Home Student Life The veggie challenge: eating the correct way

The veggie challenge: eating the correct way

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(Cartoon by Melissa Hoffman)

(Cartoon by Melissa Hoffman)

Keeping off the “freshman 15” can be hard enough, but how about balancing a vegetarian or vegan diet with the fast-paced lifestyle of a college student?

Eating healthy, let alone eating vegetarian or vegan, can be a challenge when you have only 20 minutes to grab food for lunch between classes. “We’re looking for the quickest way to get full,” said vegetarian Saval Desai (’16). Getting adequate nutrients to keep your body healthy and to stay alert in classes is crucial for college students. When asked about her experiences as a vegan at Drew, Kayla Webster (’16) said “The vegan options are so limited and repetitive that it’s unlikely for there to be a significant availability of nutrients in the one meal offered a day.”

When asked to describe the options for students, Food Service Director Mark Vallaro said, “We feature a dedicated vegetarian station in the Commons which includes hot entrees, sides and soup.” At the Commons, nutritional information is posted for every dish, giving students the opportunity to know what they are putting into their bodies. “Each menu item has a list of ingredients so that a person who eats vegan can determine that the item is vegan,” Vallaro said. However, “There are never ingredients listed for the desserts. I can never be sure if it’s safe for me to eat,” said Webster.

“All of the Commons menus with their nutrition information are posted on our website as well. We also provide a Nutrition App that allows you to check the nutrition information from your smartphone,” Vallaro said. Although nutritional information is posted online for food at the Commons, no ingredients are listed online.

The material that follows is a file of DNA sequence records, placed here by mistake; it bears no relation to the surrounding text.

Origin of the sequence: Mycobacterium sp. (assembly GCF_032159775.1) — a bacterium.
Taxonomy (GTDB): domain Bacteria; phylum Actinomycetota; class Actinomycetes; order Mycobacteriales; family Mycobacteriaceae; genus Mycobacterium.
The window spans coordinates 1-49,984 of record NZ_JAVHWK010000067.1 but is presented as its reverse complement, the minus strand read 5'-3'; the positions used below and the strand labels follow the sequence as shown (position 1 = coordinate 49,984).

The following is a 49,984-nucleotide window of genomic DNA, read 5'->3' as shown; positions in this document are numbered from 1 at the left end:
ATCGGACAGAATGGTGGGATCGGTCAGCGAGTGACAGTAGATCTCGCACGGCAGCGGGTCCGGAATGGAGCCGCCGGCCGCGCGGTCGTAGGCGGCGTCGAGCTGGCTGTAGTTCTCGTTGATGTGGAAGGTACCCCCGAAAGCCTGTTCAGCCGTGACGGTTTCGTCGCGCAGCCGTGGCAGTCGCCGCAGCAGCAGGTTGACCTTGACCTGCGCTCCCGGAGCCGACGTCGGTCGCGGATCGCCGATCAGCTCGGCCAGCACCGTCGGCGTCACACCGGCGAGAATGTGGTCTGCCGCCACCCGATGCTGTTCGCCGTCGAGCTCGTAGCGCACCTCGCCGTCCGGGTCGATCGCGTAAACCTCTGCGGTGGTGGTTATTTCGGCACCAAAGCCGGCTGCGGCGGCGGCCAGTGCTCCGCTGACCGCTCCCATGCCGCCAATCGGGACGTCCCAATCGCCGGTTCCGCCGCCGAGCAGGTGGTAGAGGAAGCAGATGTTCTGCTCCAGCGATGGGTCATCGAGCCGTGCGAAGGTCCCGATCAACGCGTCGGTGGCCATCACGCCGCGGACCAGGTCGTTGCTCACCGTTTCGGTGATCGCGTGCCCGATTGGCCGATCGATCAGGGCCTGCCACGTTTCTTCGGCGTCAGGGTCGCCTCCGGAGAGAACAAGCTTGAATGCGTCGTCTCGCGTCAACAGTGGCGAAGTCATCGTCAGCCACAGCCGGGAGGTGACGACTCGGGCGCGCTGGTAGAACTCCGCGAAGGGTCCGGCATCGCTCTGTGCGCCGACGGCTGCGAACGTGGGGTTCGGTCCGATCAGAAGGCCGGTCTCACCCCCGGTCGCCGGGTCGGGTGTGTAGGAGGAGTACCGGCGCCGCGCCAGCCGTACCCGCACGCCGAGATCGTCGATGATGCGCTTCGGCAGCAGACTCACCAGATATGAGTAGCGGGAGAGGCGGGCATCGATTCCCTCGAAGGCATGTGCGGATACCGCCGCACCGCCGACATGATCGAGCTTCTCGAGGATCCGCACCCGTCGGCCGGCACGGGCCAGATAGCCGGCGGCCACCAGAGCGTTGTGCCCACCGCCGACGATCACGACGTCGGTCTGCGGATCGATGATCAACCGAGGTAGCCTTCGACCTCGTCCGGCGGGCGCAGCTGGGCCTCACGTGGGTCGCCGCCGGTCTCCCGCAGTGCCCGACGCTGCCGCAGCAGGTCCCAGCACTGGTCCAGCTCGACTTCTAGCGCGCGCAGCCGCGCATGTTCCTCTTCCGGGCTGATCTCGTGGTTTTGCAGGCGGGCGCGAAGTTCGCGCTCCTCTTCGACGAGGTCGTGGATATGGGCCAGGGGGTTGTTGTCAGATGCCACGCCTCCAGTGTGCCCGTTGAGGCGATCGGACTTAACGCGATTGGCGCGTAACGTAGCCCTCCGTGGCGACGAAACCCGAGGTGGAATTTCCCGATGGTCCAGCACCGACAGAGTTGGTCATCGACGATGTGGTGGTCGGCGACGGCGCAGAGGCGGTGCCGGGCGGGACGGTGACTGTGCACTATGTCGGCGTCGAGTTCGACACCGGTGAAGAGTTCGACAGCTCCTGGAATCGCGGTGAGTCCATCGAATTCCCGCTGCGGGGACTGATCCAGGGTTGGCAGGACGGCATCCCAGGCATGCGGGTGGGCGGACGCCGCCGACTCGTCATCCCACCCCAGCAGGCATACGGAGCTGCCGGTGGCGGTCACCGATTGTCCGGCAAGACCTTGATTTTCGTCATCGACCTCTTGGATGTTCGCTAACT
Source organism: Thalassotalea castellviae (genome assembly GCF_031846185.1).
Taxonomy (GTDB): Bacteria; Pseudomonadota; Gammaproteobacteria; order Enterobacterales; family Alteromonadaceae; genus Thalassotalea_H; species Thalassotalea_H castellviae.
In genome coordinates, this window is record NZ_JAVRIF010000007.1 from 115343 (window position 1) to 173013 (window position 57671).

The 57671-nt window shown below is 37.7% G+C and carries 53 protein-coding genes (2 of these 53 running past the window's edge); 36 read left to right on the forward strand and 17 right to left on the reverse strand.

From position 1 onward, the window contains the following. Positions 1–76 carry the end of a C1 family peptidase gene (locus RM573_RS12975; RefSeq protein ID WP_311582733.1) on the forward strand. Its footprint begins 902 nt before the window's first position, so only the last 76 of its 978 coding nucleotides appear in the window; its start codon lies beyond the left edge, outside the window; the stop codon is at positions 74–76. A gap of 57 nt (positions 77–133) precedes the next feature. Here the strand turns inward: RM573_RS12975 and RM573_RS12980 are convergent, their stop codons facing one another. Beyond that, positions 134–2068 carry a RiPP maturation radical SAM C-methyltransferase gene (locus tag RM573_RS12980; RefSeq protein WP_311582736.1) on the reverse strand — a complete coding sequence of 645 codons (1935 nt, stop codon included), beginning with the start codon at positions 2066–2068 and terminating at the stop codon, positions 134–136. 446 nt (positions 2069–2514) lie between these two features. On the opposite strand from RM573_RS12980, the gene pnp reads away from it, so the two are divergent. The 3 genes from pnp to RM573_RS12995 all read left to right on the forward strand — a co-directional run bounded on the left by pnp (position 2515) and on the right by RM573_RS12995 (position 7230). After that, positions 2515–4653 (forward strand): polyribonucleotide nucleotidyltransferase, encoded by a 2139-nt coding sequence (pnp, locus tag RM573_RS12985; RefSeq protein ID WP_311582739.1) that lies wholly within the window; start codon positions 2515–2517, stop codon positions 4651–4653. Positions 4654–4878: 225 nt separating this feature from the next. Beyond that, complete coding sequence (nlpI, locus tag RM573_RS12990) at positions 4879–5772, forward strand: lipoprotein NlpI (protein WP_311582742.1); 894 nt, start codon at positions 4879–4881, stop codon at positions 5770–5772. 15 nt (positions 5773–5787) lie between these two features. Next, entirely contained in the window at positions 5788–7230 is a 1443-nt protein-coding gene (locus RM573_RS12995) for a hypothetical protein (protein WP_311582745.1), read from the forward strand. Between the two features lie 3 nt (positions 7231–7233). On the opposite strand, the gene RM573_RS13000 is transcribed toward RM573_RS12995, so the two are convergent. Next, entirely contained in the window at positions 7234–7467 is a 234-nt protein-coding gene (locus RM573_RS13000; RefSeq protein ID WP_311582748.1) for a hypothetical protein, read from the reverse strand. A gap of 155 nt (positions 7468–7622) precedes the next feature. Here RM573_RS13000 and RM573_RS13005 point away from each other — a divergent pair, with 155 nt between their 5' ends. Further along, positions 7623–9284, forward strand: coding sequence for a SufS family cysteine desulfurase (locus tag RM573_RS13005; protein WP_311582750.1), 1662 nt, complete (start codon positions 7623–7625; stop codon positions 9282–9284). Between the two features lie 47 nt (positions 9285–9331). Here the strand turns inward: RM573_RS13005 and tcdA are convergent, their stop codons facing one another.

Desai said that it is “always useful to have ingredients,” but she elaborated “you can have either the one or two dishes that are vegetarian, or pasta with watery sauce. Sometimes I have cereal for dinner because the pizza is dry and crusty.” Webster said, “I know I can’t afford to be picky as a vegan in a cafeteria environment, but I should at least have options.”

There are also opportunities for students to cook as well in the Commons. “Whether you put together a salad, stir-fry, a sandwich or a pasta dish, you can determine what goes into it,” Vallaro said. However, Desai disagreed, highlighting the issue of cross-contamination at the stir-fry station. “I could be eating meat and not know it,” Desai said. This is an unfortunate reality for many students who are trying to preserve their values associated with being vegetarian or vegan.

The Commons is not the only location to find vegetarian or vegan food on campus. “In the Food Court, there are pre-packed items that are marked as vegan,” according to Vallaro. Sticking to Drew-only food with a meal plan can be difficult for vegetarian and vegan students. “It’s even hard at the EC because items have eggs,” said Desai who, in addition to being a vegetarian, does not eat eggs. In her opinion, the C-store is best “because I can buy packaged food.”

When asked about Drew Dining’s attitude towards vegetarian and vegan eaters, Desai said, “They’re trying their best, but results aren’t showing. They’re half-heartedly trying. They can say all these things about the ingredients, about the pasta sauce, but it’s still watery.” Students should be able to not only comfortably maintain their diet in accordance with their values, but also enjoy and feel satisfied from the food they are eating. Webster said, “More than a few times I have recognized earlier vegan meals from the week thrown together in one soupy mess.”

For the future, although Drew Dining is trying to meet the needs of its vegetarian and vegan students, the quality and variety of the available options require much improvement to make it possible for these lifestyles to be maint